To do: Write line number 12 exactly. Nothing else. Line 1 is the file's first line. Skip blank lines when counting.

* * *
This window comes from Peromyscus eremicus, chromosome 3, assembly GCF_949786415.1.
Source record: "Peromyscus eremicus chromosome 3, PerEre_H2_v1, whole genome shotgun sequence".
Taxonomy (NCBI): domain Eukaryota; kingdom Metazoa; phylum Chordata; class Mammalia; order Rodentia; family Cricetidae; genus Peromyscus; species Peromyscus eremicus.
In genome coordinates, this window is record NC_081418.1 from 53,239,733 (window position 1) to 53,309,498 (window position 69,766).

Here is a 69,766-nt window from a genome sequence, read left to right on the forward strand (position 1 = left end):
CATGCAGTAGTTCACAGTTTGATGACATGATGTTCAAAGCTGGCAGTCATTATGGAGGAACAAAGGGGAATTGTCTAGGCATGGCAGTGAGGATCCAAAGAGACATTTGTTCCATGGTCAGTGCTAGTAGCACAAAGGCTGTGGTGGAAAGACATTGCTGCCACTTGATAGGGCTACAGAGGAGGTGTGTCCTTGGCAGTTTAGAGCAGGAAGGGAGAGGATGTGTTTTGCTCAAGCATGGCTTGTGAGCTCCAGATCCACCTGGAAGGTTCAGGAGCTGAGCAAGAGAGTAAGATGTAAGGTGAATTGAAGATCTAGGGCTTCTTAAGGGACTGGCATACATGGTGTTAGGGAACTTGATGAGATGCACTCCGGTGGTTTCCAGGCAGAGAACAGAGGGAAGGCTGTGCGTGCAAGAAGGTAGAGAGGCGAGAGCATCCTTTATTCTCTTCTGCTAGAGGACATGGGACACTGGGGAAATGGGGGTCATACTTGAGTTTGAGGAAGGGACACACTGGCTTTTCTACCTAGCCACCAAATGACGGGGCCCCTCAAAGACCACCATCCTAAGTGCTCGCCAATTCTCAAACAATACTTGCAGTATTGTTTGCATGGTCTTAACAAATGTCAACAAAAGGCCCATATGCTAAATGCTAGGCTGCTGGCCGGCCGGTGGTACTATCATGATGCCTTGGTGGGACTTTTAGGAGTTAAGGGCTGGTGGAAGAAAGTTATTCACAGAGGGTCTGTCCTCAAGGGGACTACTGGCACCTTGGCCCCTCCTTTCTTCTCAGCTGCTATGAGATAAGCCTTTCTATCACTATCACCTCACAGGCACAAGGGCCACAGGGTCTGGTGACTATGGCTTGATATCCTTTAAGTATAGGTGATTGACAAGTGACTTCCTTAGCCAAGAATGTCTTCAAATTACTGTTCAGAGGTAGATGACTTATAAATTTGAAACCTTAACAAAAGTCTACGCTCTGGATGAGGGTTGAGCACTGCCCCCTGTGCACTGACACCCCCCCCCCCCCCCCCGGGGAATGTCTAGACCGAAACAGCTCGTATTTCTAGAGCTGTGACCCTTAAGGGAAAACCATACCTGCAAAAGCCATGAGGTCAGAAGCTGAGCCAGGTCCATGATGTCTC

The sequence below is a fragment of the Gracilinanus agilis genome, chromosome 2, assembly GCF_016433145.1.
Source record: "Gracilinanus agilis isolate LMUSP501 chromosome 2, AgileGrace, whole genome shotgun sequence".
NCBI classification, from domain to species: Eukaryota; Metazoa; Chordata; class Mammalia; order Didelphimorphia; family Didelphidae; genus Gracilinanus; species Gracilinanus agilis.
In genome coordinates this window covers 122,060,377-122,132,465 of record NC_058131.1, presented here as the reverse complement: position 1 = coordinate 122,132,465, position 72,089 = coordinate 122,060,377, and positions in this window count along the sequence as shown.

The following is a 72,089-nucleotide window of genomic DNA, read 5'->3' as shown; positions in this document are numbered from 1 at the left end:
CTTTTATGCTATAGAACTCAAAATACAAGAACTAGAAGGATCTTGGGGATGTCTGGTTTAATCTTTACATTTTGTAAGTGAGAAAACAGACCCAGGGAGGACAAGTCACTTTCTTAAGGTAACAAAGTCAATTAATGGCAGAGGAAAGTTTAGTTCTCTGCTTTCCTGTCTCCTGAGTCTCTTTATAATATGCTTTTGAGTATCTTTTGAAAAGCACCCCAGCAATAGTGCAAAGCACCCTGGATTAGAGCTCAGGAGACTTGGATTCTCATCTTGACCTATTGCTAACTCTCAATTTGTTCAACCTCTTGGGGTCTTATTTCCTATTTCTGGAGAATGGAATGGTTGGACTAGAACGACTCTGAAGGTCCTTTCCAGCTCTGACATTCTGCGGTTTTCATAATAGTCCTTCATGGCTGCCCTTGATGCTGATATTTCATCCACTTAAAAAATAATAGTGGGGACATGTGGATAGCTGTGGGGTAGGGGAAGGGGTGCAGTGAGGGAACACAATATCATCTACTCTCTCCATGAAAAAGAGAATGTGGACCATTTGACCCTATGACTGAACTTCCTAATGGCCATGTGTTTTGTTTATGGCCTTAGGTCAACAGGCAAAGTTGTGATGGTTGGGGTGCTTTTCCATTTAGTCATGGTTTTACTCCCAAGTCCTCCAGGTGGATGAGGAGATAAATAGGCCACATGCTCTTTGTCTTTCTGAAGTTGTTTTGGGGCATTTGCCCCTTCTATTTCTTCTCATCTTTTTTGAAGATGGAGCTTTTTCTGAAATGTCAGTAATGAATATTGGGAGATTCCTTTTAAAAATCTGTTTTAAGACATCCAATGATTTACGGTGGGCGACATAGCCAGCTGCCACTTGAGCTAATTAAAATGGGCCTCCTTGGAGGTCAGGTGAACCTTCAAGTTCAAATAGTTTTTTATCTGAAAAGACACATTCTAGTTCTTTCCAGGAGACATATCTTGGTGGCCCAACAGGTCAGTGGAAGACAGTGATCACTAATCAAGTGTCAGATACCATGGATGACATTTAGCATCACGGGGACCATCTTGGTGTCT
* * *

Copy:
CTTTTATGCTATAGAACTCAAAATACAAGAACTAGAAGGATCTTGGGGATGTCTGGTTTAATCTTTACATTTTGTAAGTGAGAAAACAGACCCAGGGAGGACAAGTCACTTTCTTAAGGTAACAAAGTCAATTAATGGCAGAGGAAAGTTTAGTTCTCTGCTTTCCTGTCTCCTGAGTCTCTTTATAATATGCTTTTGAGTATCTTTTGAAAAGCACCCCAGCAATAGTGCAAAGCACCCTGGATTAGAGCTCAGGAGACTTGGATTCTCATCTTGACCTATTGCTAACTCTCAATTTGTTCAACCTCTTGGGGTCTTATTTCCTATTTCTGGAGAATGGAATGGTTGGACTAGAACGACTCTGAAGGTCCTTTCCAGCTCTGACATTCTGCGGTTTTCATAATAGTCCTTCATGGCTGCCCTTGATGCTGATATTTCATCCACTTAAAAAATAATAGTGGGGACATGTGGATAGCTGTGGGGTAGGGGAAGGGGTGCAGTGAGGGAACACAATATCATCTACTCTCTCCATGAAAAAGAGAATGTGGACCATTTGACCCTATGACTGAACTTCCTAATGGCCATGTGTTTTGTTTATGGCCTTAGGTCAACAGGCAAAGTTGTGATGGTTGGGGTGCTTTTCCATTTAGTCATGGTTTTACTCCCAAGTCCTCCAGGTGGATGAGGAGATAAATAGGCCACATGCTCTTTGTCTTTCTGAAGTTGTTTTGGGGCATTTGCCCCTTCTATTTCTTCTCATCTTTTTTGAAGATGGAGCTTTTTCTGAAATGTCAGTAATGAATATTGGGAGATTCCTTTTAAAAATCTGTTTTAAGACATCCAATGATTTACGGTGGGCGACATAGCCAGCTGCCACTTGAGCTAATTAAAATGGGCCTCCTTGGAGGTCAGGTGAACCTTCAAGTTCAAATAGTTTTTTATCTGAAAAGACACATTCTAGTTCTTTCCAGGAGACATATCTTGGTGGCCCAACAGGTCAGTGGAAGACAGTGATCACTAATCAAGTGTCAGATACCATGGATGACATTTAGCATCACGGGGACCATCTTGGTGTCT